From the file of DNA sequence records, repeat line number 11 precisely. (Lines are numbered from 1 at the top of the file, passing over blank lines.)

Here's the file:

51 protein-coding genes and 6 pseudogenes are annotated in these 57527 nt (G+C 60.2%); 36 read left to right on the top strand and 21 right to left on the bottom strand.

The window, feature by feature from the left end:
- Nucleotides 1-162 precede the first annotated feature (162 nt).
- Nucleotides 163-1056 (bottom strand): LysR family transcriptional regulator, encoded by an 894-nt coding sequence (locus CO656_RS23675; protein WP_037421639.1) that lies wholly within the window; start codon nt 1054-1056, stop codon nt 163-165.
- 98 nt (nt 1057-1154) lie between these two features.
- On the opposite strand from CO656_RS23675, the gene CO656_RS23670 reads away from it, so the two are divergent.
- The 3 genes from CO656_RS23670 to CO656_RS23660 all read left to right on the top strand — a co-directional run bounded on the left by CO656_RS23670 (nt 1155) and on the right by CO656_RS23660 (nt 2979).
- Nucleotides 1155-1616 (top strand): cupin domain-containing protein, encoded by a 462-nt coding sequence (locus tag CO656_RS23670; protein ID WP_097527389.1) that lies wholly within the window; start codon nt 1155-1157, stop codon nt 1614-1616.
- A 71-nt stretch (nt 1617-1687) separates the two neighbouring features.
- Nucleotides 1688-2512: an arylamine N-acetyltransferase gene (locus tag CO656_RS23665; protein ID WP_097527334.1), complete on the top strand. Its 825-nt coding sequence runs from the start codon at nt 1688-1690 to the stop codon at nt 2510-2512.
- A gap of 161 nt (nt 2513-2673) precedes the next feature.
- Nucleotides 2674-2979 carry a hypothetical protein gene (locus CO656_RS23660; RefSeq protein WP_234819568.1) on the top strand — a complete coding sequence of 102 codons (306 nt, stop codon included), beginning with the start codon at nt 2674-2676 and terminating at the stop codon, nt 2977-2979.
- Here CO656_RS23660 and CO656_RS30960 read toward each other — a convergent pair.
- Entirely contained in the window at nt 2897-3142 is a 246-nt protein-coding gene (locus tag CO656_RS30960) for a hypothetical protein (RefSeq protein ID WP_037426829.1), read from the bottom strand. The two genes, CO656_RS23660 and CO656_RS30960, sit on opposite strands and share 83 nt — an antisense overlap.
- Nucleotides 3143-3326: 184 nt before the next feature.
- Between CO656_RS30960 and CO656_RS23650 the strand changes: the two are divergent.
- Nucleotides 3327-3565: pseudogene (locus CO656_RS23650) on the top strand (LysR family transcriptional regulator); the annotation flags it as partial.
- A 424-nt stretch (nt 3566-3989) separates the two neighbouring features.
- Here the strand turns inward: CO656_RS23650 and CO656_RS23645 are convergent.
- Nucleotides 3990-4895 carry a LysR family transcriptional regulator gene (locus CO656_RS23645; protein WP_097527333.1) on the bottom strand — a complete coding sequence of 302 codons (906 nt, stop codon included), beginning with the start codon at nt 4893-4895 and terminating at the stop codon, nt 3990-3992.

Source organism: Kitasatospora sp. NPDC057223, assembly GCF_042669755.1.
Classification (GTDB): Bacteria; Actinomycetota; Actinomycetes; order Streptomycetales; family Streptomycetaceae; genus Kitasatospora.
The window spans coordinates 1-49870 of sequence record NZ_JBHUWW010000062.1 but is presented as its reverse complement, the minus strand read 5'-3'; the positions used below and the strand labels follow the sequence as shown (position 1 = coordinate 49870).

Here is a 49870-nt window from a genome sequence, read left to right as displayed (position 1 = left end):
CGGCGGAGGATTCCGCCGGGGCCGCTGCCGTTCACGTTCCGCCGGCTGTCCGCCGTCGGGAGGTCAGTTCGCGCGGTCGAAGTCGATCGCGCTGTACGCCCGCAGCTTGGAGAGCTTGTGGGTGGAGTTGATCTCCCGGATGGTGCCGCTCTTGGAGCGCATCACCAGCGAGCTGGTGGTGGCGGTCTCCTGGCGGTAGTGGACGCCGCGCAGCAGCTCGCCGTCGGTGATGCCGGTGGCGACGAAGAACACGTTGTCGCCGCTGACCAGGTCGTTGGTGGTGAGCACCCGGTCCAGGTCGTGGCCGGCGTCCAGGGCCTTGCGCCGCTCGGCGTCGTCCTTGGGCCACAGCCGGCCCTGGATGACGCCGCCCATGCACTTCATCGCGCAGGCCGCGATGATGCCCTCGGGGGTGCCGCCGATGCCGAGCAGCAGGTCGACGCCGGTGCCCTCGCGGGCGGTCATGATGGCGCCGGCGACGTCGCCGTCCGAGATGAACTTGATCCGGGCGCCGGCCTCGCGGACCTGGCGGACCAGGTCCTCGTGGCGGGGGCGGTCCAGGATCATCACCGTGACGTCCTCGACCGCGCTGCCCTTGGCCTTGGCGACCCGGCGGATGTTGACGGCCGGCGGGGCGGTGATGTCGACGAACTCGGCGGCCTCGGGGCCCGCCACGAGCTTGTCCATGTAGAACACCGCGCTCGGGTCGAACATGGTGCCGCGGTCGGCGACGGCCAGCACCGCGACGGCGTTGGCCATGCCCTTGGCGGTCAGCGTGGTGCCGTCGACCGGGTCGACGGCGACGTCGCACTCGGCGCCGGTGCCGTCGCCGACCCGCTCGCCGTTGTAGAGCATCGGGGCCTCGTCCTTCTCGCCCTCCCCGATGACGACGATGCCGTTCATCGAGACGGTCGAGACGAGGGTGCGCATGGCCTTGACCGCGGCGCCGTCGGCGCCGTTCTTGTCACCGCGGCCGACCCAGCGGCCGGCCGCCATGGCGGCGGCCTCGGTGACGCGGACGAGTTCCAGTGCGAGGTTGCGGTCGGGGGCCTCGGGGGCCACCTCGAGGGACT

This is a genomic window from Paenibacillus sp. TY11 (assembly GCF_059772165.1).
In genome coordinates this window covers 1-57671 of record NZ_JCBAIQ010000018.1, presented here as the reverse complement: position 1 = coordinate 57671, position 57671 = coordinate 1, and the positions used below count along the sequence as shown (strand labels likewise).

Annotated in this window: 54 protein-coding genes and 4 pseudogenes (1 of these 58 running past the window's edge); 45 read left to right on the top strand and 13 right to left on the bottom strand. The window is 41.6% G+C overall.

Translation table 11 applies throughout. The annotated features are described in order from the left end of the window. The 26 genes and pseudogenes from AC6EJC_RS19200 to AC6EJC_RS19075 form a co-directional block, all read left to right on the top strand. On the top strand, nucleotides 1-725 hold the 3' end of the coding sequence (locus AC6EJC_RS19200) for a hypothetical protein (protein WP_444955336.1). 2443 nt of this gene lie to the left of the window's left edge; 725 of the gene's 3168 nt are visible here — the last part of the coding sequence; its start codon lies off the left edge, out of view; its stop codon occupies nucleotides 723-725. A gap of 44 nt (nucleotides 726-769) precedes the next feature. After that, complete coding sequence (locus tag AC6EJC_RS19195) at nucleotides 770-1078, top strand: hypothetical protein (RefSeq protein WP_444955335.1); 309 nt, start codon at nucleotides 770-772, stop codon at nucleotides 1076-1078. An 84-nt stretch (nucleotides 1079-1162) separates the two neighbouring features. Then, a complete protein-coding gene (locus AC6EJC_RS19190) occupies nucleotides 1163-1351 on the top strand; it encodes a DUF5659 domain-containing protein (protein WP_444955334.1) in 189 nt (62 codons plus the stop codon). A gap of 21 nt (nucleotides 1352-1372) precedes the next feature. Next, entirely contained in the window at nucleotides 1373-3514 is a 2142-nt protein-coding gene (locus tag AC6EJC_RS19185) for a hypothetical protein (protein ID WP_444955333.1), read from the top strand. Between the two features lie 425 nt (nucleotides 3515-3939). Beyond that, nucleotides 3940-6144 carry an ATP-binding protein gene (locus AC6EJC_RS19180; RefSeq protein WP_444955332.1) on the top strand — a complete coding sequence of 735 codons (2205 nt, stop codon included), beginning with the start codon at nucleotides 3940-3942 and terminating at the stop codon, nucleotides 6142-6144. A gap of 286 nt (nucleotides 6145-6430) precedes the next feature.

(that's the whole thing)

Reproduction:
- A gap of 161 nt (nt 2513-2673) precedes the next feature.